The walnut husk fly (Rhagoletis completa) is of American origin. It occurs in Europe since the 1990s and is now established in several European countries where it a pest of walnut.
Life cycle and appearance of Walnut husk fly
The adult walnut husk fly is 4-5 mm long. It has a reddish brown to yellowish brown body with a creamy yellow scutellum. The wings are clear and marked with broad, blackish crossbands. The larvae are up to 6 mm long, whitish to yellowish white, and translucent.
Adult walnut husk flies occur form early June onwards. The females lay their eggs beneath the skin of developing walnuts. The eggs hatch after 3-7 days and the larvae feed inside the developing fruits for up to 5 weeks. Fully fed larvae drop to the ground and enter the soil to pupate and the puparia overwinter.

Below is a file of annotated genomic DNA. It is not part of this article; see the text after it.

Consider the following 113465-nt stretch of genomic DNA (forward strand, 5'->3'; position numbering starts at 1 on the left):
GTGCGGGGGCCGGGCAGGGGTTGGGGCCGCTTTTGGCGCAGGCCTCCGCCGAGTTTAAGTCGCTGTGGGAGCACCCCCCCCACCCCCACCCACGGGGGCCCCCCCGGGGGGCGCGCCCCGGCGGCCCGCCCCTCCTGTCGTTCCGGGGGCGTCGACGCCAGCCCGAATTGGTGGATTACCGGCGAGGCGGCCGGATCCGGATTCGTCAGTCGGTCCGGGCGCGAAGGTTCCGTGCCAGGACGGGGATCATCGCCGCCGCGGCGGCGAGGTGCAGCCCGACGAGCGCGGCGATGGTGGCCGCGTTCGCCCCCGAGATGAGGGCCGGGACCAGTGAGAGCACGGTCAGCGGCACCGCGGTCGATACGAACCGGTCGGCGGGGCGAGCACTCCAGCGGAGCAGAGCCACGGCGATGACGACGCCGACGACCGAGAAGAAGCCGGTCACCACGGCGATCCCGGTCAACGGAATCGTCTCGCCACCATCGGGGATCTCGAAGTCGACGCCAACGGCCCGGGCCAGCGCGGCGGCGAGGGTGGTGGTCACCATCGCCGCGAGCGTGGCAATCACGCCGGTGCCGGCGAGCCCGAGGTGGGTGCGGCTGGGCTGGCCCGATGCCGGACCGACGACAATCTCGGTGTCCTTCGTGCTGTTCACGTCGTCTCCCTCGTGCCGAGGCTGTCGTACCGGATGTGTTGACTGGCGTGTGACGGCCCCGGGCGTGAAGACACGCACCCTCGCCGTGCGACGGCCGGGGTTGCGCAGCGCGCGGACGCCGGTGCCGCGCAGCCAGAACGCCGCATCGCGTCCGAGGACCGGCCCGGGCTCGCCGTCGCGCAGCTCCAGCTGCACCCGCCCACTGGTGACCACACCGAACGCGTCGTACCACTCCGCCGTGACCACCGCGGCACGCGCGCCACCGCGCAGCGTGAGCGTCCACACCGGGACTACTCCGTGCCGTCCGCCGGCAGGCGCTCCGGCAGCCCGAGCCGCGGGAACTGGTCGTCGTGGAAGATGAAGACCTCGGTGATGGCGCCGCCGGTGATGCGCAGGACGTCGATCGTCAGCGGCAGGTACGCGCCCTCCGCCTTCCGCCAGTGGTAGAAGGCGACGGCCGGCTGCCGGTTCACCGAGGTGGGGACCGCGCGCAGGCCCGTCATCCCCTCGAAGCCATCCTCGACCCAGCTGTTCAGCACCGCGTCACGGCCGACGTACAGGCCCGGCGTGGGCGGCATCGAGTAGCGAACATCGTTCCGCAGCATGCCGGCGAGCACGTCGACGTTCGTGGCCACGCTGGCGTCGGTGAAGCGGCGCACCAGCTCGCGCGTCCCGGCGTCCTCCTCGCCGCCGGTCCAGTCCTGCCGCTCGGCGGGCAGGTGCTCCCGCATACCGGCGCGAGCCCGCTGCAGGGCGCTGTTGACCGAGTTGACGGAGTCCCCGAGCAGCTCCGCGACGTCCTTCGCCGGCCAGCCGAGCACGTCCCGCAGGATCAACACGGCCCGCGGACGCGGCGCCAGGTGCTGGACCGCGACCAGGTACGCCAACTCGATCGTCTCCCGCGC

Infested fruits bear a small, back oviposition scar. Later the surface of the fruit blackens and the underlying tissue is destroyed and turns black as well. When the fruit is opened the larvae can be seen; there can be up to 25 larvae in a fruit.